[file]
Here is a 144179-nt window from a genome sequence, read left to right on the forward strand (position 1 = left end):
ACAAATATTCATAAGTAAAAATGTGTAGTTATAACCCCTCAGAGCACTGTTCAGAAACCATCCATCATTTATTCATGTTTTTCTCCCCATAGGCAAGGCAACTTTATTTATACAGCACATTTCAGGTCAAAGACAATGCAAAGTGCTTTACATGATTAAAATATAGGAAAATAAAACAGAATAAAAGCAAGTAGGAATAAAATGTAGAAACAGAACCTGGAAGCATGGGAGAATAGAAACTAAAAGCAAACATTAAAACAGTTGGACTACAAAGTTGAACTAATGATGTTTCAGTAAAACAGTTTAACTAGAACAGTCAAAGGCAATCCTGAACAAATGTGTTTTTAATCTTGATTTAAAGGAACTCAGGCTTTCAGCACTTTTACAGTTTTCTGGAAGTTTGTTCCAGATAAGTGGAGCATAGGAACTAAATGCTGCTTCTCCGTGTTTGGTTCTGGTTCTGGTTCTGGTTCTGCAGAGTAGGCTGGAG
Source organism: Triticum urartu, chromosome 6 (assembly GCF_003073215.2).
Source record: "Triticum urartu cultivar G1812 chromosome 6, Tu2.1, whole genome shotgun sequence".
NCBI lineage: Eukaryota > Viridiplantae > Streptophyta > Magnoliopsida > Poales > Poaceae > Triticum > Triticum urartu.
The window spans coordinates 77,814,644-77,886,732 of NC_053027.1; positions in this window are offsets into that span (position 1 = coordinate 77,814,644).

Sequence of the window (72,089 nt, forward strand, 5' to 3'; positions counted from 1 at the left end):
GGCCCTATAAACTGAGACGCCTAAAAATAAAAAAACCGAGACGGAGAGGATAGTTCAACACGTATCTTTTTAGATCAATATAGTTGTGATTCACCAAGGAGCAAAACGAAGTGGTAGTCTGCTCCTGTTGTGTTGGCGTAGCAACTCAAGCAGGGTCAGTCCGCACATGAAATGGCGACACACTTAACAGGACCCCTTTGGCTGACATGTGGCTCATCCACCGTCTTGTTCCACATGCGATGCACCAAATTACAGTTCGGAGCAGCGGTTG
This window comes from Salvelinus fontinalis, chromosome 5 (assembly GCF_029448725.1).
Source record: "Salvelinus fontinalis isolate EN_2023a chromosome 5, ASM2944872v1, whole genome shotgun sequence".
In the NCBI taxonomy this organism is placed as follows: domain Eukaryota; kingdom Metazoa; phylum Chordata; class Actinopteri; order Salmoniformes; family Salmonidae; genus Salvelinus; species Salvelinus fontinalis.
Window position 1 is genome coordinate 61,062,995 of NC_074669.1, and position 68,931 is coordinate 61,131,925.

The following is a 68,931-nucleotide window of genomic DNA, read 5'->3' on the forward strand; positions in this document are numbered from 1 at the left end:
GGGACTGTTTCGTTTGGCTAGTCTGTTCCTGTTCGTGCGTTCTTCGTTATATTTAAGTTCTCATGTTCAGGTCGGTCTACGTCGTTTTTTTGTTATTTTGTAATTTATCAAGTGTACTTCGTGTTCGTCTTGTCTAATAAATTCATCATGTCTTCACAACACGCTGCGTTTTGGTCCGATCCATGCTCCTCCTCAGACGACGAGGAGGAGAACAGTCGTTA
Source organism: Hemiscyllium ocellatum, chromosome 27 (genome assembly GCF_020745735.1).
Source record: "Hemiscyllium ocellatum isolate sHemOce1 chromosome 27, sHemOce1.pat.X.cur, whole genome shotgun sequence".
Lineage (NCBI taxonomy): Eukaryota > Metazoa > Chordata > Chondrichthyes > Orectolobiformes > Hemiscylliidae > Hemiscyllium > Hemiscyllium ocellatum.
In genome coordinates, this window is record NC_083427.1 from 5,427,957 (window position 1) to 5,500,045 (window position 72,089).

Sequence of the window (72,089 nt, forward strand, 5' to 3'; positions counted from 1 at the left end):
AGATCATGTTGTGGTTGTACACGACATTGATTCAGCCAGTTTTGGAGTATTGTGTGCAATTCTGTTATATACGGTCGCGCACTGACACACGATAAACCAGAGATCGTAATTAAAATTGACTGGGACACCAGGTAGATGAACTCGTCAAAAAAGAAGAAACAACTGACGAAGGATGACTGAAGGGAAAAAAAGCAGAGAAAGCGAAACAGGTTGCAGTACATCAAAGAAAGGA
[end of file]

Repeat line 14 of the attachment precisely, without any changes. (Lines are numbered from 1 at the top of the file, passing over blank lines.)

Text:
GGGACTGTTTCGTTTGGCTAGTCTGTTCCTGTTCGTGCGTTCTTCGTTATATTTAAGTTCTCATGTTCAGGTCGGTCTACGTCGTTTTTTTGTTATTTTGTAATTTATCAAGTGTACTTCGTGTTCGTCTTGTCTAATAAATTCATCATGTCTTCACAACACGCTGCGTTTTGGTCCGATCCATGCTCCTCCTCAGACGACGAGGAGGAGAACAGTCGTTA